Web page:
February 27, 2017 / 10:17 PM / 2 years ago

Perrigo sells Tysabri royalty stream, delays annual report

(Reuters) - Drugmaker Perrigo Co Plc (PRGO.N) said on Monday it agreed to sell the royalty stream from its multiple sclerosis drug Tysabri to privately held Royalty Pharma for up to $2.85 billion.

FILE PHOTO: Birds are seen on the logo of generic drugmaker Perrigo Co outside their new factory in the city of Yeruham, in southern Israel March 2, 2016. REUTERS/Amir Cohen

Perrigo said it would delay the filing of its annual report until March, and would review past accounting practices, specifically its historical revenue recognition of its Tysabri sales.

The company also said its chief financial officer, Judy Brown, was stepping down, to be replaced by an interim finance head.

Brown will join Amgen Inc (AMGN.O) to serve as a senior vice president in charge of global business services and finance, Amgen said. The current senior vice president of global business services, Michael Kelly, is retiring, Amgen added.

Brown is positioning herself to succeed Amgen’s current chief financial officer, David Meline, 59, when he eventually retires, according to people familiar with the matter.

The deal with Royalty Pharma comprises $2.2 billion in cash at closing and up to $650 million in potential milestone payments, according to a statement by Perrigo, which confirmed an earlier Reuters report about the agreement.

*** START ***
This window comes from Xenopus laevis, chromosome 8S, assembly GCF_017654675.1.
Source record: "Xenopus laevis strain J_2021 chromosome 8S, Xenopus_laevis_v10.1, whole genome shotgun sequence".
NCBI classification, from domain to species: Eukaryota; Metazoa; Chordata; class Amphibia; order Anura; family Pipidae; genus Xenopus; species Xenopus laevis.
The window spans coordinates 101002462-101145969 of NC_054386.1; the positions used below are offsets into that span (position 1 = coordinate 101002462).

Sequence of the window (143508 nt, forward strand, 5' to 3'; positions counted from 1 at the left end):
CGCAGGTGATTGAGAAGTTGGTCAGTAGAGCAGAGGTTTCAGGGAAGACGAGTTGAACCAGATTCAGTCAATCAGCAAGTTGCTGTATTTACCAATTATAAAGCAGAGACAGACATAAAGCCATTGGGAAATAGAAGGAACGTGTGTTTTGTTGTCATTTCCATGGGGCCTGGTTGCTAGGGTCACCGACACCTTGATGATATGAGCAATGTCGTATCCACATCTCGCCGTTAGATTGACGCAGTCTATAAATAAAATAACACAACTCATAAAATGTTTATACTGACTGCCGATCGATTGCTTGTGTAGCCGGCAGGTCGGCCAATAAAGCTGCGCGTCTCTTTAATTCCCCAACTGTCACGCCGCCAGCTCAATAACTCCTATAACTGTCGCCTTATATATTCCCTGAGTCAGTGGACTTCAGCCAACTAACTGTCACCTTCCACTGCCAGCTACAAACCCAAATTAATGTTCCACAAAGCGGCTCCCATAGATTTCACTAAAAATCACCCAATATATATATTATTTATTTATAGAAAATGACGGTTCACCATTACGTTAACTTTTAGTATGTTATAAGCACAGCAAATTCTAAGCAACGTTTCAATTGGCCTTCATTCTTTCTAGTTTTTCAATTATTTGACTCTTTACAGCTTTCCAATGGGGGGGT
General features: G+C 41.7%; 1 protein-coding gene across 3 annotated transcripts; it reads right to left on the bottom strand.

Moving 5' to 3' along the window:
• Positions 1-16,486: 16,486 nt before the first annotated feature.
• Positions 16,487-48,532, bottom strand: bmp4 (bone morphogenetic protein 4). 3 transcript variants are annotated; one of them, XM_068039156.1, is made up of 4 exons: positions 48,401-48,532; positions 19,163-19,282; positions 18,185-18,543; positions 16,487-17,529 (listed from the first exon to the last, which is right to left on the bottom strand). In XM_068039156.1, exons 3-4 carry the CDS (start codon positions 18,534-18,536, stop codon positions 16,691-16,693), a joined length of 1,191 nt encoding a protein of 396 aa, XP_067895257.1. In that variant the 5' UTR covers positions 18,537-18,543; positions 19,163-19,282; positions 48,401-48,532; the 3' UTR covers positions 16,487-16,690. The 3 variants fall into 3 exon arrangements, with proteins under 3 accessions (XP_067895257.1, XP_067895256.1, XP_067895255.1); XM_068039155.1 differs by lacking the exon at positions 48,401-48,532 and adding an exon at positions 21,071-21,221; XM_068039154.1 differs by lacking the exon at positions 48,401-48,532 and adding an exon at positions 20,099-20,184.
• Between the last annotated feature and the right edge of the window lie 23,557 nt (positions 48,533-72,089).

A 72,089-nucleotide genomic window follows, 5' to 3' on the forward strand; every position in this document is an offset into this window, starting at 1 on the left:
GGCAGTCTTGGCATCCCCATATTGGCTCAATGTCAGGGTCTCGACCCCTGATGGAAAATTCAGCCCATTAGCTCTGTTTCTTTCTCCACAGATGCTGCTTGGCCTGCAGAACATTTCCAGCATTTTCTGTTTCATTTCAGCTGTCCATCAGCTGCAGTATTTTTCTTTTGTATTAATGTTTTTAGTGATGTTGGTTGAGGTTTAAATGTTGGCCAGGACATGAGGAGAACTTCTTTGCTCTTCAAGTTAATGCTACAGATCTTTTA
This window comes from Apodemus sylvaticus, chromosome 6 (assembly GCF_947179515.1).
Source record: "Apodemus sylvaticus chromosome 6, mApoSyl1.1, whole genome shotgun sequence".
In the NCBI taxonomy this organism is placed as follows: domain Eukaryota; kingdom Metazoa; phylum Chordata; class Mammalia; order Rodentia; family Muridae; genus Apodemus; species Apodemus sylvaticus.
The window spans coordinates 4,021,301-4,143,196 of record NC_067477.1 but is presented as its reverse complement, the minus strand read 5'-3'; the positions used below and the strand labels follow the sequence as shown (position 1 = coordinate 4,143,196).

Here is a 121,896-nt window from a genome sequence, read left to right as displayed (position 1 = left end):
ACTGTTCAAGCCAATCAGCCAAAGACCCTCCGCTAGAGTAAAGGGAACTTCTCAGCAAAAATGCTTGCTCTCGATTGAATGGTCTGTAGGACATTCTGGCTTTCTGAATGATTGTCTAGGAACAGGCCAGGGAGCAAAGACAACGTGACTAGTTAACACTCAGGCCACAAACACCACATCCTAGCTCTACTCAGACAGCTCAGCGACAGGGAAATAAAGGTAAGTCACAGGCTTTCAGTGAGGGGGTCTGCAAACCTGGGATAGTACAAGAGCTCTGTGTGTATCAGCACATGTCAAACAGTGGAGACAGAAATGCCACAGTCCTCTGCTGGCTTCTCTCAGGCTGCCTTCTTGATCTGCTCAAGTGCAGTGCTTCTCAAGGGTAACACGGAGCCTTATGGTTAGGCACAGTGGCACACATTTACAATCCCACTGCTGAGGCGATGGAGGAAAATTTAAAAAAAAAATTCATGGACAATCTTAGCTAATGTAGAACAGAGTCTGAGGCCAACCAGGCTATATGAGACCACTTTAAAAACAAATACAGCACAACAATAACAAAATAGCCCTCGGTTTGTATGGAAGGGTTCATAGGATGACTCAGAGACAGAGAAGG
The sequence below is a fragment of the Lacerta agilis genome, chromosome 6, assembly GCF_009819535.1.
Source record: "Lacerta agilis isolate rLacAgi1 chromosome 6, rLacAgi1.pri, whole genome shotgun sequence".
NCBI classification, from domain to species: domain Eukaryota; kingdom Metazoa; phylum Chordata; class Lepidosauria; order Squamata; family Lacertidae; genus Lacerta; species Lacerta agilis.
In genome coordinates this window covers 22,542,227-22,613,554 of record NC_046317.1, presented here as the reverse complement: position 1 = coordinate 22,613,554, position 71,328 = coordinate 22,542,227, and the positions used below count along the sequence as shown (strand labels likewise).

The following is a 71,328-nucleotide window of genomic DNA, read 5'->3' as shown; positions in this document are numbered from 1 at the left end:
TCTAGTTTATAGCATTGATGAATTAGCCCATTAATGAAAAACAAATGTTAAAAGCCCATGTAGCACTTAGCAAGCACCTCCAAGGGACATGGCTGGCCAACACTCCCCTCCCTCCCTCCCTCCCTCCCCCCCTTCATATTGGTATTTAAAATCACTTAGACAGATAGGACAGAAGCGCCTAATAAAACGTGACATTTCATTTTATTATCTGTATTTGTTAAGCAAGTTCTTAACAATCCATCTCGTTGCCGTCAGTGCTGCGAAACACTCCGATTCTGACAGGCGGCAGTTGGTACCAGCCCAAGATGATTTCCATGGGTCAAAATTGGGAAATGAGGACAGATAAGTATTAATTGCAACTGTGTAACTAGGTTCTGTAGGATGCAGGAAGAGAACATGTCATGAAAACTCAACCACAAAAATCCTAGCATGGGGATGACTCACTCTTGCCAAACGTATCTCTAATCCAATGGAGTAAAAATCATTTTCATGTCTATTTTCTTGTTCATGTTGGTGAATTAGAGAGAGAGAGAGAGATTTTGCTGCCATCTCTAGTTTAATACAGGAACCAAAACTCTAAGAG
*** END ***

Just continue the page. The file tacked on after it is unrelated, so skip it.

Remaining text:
Perrigo also announced that it might sell a unit focused on making drug ingredients and said it expects to reduce its global nonproduction workforce by 14 percent, or 750 employees.

The sale of Tysabri follows Perrigo’s settlement this month with activist hedge fund Starboard Value LP. Starboard, which won Perrigo board representation as part of the settlement, had been advocating for the company to sell assets to unlock value for shareholders.

Perrigo’s stock is down more than 50 percent since its highs in late 2015, when it was fending off unwanted takeover interest from generic drugmaker Mylan NV (MYL.O).

Perrigo succeeded in convincing investors to shun the bid, in part by citing the its potential to perform well on a standalone basis.

Since then, Perrigo has largely disappointed investors, reducing earnings guidance on more than one occasion in response to pressure on its generics drug business and disappointing performance of its Omega Pharma business, which it acquired for $4.5 billion in 2014.

Last year, Perrigo’s former chief executive officer, Joseph Papa left the company for a job at specialty drugmaker Valeant Pharmaceuticals International Inc VRX.TO. He was replaced by Perrigo veteran John Hendrickson.

Additional reporting by Bill Berkrot in New York; editing by David Gregorio

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